Earlier this past Spring, I stumbled across a gallery of street art that seemingly popped up overnight. It occupied a boarded-over vacant lot that had previously been something of an eyesore. Suddenly, here was a place for local artists to display their work. It was titled it the “Guerrilla Gallery.”
As the spring ended and the summer progressed, artists continued to contribute more of their work. As a couple of these photos illustrate, this gallery was organized by the Harlem Art Collective.
On April 15, low-wage workers and their allies took to the streets in over 200 cities across the United States demanding a $15/hour minimum wage.
Here is a gallery of photos I took of the #Fightfor15 rally in New York City. Continue reading
Last week I paid a visit to the site of the Triangle Shirtwaist Factory Fire of 1911. Hundreds of people gathered to commemorate the anniversary of this tragedy in which 146 people, mostly young immigrant women who toiled in sweatshop conditions, lost their lives.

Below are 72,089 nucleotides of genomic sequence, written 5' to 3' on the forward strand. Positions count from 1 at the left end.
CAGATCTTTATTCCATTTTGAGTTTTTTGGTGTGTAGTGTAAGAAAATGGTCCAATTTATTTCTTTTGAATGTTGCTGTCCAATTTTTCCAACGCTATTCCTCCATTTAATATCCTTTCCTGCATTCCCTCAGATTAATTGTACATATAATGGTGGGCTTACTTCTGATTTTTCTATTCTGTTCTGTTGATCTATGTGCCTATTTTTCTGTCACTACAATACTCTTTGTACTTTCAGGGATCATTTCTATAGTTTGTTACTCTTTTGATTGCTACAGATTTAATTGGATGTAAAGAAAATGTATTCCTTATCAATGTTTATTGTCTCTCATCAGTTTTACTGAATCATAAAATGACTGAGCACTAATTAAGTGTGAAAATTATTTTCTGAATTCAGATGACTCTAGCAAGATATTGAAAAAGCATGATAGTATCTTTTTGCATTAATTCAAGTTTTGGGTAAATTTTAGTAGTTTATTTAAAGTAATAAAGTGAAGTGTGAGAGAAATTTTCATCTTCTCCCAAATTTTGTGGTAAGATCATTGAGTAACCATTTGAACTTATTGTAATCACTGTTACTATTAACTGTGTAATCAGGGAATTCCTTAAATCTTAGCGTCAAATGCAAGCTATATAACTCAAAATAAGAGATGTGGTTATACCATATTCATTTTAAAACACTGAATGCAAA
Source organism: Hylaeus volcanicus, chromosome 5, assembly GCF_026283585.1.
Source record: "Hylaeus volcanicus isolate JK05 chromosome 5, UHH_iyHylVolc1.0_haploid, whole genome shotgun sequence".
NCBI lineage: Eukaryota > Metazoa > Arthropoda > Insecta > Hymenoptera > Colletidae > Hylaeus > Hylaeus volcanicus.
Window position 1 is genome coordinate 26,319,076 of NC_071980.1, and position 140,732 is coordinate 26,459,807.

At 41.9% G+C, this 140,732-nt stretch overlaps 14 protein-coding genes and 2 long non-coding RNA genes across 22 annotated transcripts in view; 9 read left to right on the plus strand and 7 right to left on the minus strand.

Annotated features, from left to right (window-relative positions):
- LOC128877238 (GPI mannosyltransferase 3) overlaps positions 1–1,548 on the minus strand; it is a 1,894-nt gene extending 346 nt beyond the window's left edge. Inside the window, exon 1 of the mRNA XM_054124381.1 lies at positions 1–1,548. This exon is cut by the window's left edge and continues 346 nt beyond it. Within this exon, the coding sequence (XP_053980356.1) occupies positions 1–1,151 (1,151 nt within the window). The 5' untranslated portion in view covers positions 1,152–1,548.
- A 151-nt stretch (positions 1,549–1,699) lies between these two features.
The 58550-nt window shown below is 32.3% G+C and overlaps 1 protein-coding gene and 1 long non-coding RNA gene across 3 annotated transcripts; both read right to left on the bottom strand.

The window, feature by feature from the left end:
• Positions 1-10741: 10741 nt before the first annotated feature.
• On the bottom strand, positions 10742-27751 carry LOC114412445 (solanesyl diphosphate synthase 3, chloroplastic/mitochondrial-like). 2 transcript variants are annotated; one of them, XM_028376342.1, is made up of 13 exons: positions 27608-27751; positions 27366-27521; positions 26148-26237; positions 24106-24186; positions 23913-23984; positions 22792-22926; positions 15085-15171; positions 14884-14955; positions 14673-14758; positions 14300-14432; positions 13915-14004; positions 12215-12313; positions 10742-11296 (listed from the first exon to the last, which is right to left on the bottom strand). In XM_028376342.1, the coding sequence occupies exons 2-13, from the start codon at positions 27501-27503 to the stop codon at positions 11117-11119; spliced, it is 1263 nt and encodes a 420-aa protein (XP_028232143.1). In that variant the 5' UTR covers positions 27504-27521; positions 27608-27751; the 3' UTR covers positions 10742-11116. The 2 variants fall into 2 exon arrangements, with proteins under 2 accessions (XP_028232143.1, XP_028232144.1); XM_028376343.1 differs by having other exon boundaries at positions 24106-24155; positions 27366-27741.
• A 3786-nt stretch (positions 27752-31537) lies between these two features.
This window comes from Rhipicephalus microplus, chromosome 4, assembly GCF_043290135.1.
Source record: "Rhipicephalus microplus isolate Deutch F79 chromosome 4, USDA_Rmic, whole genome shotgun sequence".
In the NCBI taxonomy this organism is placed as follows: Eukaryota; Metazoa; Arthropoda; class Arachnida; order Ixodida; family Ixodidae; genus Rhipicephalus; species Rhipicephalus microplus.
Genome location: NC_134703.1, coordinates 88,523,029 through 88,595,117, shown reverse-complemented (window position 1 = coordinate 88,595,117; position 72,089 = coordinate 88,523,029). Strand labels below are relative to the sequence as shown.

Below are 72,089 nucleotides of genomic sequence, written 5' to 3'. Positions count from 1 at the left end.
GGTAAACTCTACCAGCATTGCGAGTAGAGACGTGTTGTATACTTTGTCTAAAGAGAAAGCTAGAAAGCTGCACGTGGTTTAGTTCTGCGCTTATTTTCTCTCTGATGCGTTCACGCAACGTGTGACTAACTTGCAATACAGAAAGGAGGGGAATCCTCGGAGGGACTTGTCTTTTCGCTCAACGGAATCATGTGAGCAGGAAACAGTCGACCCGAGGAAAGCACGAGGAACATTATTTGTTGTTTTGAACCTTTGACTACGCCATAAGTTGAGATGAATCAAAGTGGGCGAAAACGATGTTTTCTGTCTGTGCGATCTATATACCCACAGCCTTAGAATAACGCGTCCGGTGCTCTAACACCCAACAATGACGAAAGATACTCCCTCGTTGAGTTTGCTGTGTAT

Along with the relatives of those who had died in the fire, the event brought together union workers representing many different sectors. I saw firemen, retail workers, electric workers, restaurant workers, construction workers, and laundry workers.
A dozen or so people in the crowd carried long cardboard poles on top of which fluttered shirtwaist-style blouses. A sash was slung over each blouse and pinned into position. On the front of each sash was written the name of someone who perished in the fire that day and on the back was listed the victim’s age. Most of the ages I saw listed were in the range of 17 to 22 years old, but some were as young as 14. Continue reading